Vote Labour anti-war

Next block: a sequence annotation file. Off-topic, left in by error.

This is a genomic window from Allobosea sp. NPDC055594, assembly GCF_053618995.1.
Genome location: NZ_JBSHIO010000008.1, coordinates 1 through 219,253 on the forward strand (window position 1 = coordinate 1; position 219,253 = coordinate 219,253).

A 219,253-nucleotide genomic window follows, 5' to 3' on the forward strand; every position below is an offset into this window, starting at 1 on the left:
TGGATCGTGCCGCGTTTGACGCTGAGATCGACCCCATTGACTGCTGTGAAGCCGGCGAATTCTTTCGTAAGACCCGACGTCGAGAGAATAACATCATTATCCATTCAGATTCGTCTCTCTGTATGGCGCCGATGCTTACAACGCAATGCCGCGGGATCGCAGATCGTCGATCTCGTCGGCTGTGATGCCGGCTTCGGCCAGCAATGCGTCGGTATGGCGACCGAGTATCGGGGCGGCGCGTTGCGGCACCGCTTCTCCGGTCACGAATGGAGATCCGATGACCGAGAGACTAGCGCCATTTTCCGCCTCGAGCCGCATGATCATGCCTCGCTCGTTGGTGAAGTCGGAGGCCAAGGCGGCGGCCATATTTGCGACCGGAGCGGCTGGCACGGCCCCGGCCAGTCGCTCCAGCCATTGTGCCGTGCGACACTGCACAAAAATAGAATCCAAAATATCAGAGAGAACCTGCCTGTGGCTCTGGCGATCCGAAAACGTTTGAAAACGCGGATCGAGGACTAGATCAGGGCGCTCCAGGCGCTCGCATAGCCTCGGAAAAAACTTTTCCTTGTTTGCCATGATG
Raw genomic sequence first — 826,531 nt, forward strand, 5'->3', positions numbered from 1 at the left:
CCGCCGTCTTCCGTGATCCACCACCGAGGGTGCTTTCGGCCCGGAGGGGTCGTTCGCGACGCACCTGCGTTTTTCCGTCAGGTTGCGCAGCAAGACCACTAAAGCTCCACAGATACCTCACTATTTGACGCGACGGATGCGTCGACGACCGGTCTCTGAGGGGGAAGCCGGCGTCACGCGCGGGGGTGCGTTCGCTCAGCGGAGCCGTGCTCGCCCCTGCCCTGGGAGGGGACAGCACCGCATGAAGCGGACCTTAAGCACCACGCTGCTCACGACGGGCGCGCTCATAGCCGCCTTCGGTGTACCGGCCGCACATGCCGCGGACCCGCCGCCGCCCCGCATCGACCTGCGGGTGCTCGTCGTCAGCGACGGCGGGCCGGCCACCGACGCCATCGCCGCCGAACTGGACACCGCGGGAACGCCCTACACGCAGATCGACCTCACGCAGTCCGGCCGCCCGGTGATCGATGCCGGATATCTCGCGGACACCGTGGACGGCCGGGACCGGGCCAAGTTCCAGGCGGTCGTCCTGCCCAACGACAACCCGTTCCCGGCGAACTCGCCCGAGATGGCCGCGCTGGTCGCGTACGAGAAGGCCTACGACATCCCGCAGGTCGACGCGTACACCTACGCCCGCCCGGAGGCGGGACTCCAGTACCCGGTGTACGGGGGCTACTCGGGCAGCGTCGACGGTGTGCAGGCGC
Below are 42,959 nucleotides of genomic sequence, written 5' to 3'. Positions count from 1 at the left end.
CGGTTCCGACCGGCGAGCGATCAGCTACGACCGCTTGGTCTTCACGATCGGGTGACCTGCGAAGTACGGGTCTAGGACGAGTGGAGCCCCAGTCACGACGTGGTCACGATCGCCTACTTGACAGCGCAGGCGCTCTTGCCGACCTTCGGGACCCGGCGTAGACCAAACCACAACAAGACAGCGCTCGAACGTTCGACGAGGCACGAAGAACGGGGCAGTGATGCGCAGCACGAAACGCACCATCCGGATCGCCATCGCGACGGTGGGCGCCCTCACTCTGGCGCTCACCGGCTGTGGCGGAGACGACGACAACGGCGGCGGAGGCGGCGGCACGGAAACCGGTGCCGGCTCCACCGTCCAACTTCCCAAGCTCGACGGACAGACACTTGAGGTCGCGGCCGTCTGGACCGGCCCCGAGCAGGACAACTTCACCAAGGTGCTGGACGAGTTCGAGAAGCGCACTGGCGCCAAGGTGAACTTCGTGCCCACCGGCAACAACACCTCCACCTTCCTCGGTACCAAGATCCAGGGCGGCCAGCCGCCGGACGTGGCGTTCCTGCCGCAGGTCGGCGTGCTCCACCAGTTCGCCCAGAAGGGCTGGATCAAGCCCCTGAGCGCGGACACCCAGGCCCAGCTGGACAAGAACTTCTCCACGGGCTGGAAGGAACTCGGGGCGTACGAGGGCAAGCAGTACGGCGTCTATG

Paul Marsden MP needs to make up his mind. The honourable member for Shrewsbury and Atcham defected from Labour to the Lib Dems in 2001, "because I refused to be silenced over the war in Afghanistan and my unhappiness over the levels of investment in public services". Now he is rejoining Blair's party because he fears "good constituency Labour MPs" may lose their seats in an electoral backlash against the Iraq war and - rather more oddly - he believes that "I can now disagree with that policy from inside the Labour Party, which is more tolerant and more willing to listen" (http://news.bbc.co.uk). Graham Bash makes clear what left activists in the party think of the assessment of New Labour hacks as "tolerant and more willing to listen" these days - it is obviously nonsense from his viewpoint (see back page). Blair's presidential ascendancy within Labour has been associated with the squeezing off of even the pretence of inner-party democracy, the reduction of many MPs to the role of creepy marionettes and the transformation of the party's annual conference into a stage-managed rally. Obviously, Mr Marsden - who stands down at this election - will have his own, less than principled reasons for making this return journey. However, the man does have a certain point. The control freak Blair can hardly be blasé about the fact that Labour Against the War is calling for party activists to "vote with their feet" - ie, abandon pro-war MPs and work exclusively for anti-war candidates, particularly those with slim majorities (http://politics.guardian.co.uk/election2005, March 29 posting). The Iraq war is hardly a peripheral matter for this prime minister - writing in The Guardian on April 6, Jonathan Freedland observes that an important campaign tactic for Labour will be to "ceaselessly repeat that May 5 is not a referendum on the government, nor the personality of the prime minister, nor the morality of the Iraq war. If those were the questions, it fears that the answer would be a vigorous thumbs-down." On the same day, the paper's website reported the fun Michael Howard had with this theme during a rowdy question time in the Commons - "Hands up how many of you are putting Mr Blair on your election leaflets," he gleefully challenged the Labour benches. Just six creeps were brave enough to indicate, apparently. Of course, Blair's dramatic loss of credibility with the electorate is inextricably bound up with the flimsy case he presented for the war on Iraq. Given this vulnerability, along with the vast powers at the disposal of the prime minister (let alone his profoundly anti-democratic personal proclivities), you might expect the anti-war trend in Labour to be getting a much rougher ride. After all, none of the major parties now deem it necessary to even pretend to uphold internal democracy. For example, the Tories under Howard have actually modelled their party's organisational culture on that of the rigidly centralised New Labour. Thus, when Howard Flight's (actually pretty uncontroversial) comments on Tory plans to slash social spending if elected were taped and released, Michael Howard responded in a very Blairite manner. Flight was immediately sacked from his post as party deputy chairman and was then subsequently banned from standing as a Tory candidate. This provoked real anger in his constituency, with many local activists complaining that "the leader's" action was heavy-handed and draconian. There were mutterings in some quarters of Flight standing as an independent and the man immediately began to agitate for a meeting of his local Conservative Association (Arundel and South Downs) that could either confirm his candidature in defiance of the party centre or re-adopt him - legal advice had apparently indicated that Howard had overstepped his formal remit in excluding him as a candidate. Flight failed to convene that meeting and on April 6 he caved in. Despite the fact that he still felt he had been treated "unfairly", he told a constituency meeting called to choose his replacement that he would not fight on to be the official candidate, still less consider standing as an independent. He even - rather pathetically - reassured the Conservative tops that he could "understand the reasons for the reaction and stance which the party leadership has taken" (http://news.bbc.co.uk). An obvious question suggests itself, of course - if Howard is able to get away with such blatantly 'Blairite' party management, why is Blair himself not throwing his weight around in his own party? Specifically, given the sensitivity that still surrounds the question of the Iraq war, why does Blair not respond with expulsions, proscriptions and disciplinary diktat to silence Labour Against the War and the candidates it is sponsoring? Precisely because Iraq unleashed a mass movement and continues to be a potent source of anger amongst voters, Blair has his hands tied. Any moves to discipline anti-war candidates or campaigns in the party would raise the prospect of independent Labour candidates opposing the official nominees on May 5. Given current opinion polls, the Blairites could well lose any such contests. A bitter lesson was learned by Labour apparatchiks in the Livingstone fiasco - they have no intentions of provoking 'One, two, many Livingstones'-style battles. If nothing else, Blair's dilemma underlines what our attitude should be to these forces and confirms the correctness of the tactic championed by the CPGB in the forthcoming general election: our call for votes only for working class candidates who opposed the Iraq war and demand an immediate end to the occupation. It is clear that Labour remains a bourgeois workers' party - justifications for the notion that it is now bourgeois pure and simple are without exception politically misconceived. Yes, the bourgeois pole within that odd political amalgam is now more dominant than at any time in the organisation's history. Yet it is also obvious that - bolstered by the social weight and political authority of the anti-war movement behind it - we are seeing the working class pole reasserting itself to a certain extent in this general election in the shape of the LATW and openly anti-war Labour candidates. It is the duty of serious working class politicians (given current balances of class forces in the movement and our own weaknesses) to support and strengthen this pole, to attempt to drive a wider wedge between it and the right of the party and to critically engage with the people who will be working and voting for these left candidates. Blair would like to cast these characters out of 'his' party - but he cannot. He has the formal power in organisational terms, but not the political authority. We are seeing a weakened Labour leader having to live with a small, but irksome, reassertion of the party's historical left wing during a crucial period - a general election. Communist tactics must be aimed at exacerbating that tension between the broadly defined left and right and - crucially - between different trends within that left itself. For instance, the position of LATW has been widely misreported in the mainstream media as being for the immediate withdrawal of troops from Iraq: in fact, the campaign's official position - adopted at its AGM on February 5 - is a far more equivocal call for "the speedy withdrawal of coalition forces and the dismantling of their military bases in favour of the Iraqi people being left free to build their country's infrastructure "¦ with assistance from international agencies if required" (www.labouragainstthe- war.org.uk). There are those who do stand for the principled call for the immediate and unconditional withdrawal of British troops - we intend to identify all candidates upholding such a clear position and actively work for their election. Many will, of course, have soft, pro-imperialist illusions in a 'positive' alternative of a 'policing role' for United Nations forces or even a coalition of reactionary Arab states. Despite that, under the concrete circumstances that apply in Britain today these candidates should be supported. LATW has already seen a defection in the shape of Harry Barnes MP, the Socialist Campaign Group veteran. The man broke with LATW in February saying that the campaign "hasn't adopted a creditable analysis of the changed position [ie, the fact that Iraq is now occupied by the imperialists] and adopts an approach which aids terrorist, religious extremist and anti-democratic forces in the Middle East" (www.labourfriends-ofiraq.org.uk). It is also this type of differentiation and political clarification we should seek to promote in our engagement with the Labour left. Those on the left who tell us that we must stand aside from current battles in the Labour Party, Respect and elsewhere in the name of "programme" reveal themselves as anarchists in practice - and not very good ones, frankly. Mark Fischer